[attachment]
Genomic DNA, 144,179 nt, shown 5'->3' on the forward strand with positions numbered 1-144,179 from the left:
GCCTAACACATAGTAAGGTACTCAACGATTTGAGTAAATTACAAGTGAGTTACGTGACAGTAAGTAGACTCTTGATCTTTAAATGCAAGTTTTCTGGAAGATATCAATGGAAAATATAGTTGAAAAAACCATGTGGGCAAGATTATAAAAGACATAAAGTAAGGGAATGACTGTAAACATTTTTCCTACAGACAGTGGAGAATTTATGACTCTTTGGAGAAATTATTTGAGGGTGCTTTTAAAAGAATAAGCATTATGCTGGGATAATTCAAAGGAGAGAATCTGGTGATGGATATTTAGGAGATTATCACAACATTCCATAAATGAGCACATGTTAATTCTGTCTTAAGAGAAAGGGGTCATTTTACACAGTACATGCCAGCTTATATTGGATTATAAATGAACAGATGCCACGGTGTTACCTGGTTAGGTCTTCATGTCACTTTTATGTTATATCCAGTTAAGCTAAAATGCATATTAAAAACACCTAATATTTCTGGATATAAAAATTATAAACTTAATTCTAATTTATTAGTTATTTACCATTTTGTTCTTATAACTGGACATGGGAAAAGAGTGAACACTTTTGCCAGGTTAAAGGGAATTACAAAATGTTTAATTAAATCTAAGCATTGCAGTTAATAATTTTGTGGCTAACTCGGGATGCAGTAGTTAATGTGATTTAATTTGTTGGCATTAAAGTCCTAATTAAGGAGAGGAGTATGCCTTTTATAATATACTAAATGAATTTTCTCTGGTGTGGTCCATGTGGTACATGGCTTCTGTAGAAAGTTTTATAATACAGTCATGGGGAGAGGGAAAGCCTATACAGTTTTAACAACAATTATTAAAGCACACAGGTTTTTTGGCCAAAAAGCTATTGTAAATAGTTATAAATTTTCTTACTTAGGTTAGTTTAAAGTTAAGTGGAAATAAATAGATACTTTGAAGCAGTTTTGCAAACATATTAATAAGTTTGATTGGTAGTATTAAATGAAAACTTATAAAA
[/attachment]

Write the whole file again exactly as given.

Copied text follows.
Genomic DNA, 144,179 nt, shown 5'->3' on the forward strand with positions numbered 1-144,179 from the left:
GCCTAACACATAGTAAGGTACTCAACGATTTGAGTAAATTACAAGTGAGTTACGTGACAGTAAGTAGACTCTTGATCTTTAAATGCAAGTTTTCTGGAAGATATCAATGGAAAATATAGTTGAAAAAACCATGTGGGCAAGATTATAAAAGACATAAAGTAAGGGAATGACTGTAAACATTTTTCCTACAGACAGTGGAGAATTTATGACTCTTTGGAGAAATTATTTGAGGGTGCTTTTAAAAGAATAAGCATTATGCTGGGATAATTCAAAGGAGAGAATCTGGTGATGGATATTTAGGAGATTATCACAACATTCCATAAATGAGCACATGTTAATTCTGTCTTAAGAGAAAGGGGTCATTTTACACAGTACATGCCAGCTTATATTGGATTATAAATGAACAGATGCCACGGTGTTACCTGGTTAGGTCTTCATGTCACTTTTATGTTATATCCAGTTAAGCTAAAATGCATATTAAAAACACCTAATATTTCTGGATATAAAAATTATAAACTTAATTCTAATTTATTAGTTATTTACCATTTTGTTCTTATAACTGGACATGGGAAAAGAGTGAACACTTTTGCCAGGTTAAAGGGAATTACAAAATGTTTAATTAAATCTAAGCATTGCAGTTAATAATTTTGTGGCTAACTCGGGATGCAGTAGTTAATGTGATTTAATTTGTTGGCATTAAAGTCCTAATTAAGGAGAGGAGTATGCCTTTTATAATATACTAAATGAATTTTCTCTGGTGTGGTCCATGTGGTACATGGCTTCTGTAGAAAGTTTTATAATACAGTCATGGGGAGAGGGAAAGCCTATACAGTTTTAACAACAATTATTAAAGCACACAGGTTTTTTGGCCAAAAAGCTATTGTAAATAGTTATAAATTTTCTTACTTAGGTTAGTTTAAAGTTAAGTGGAAATAAATAGATACTTTGAAGCAGTTTTGCAAACATATTAATAAGTTTGATTGGTAGTATTAAATGAAAACTTATAAAA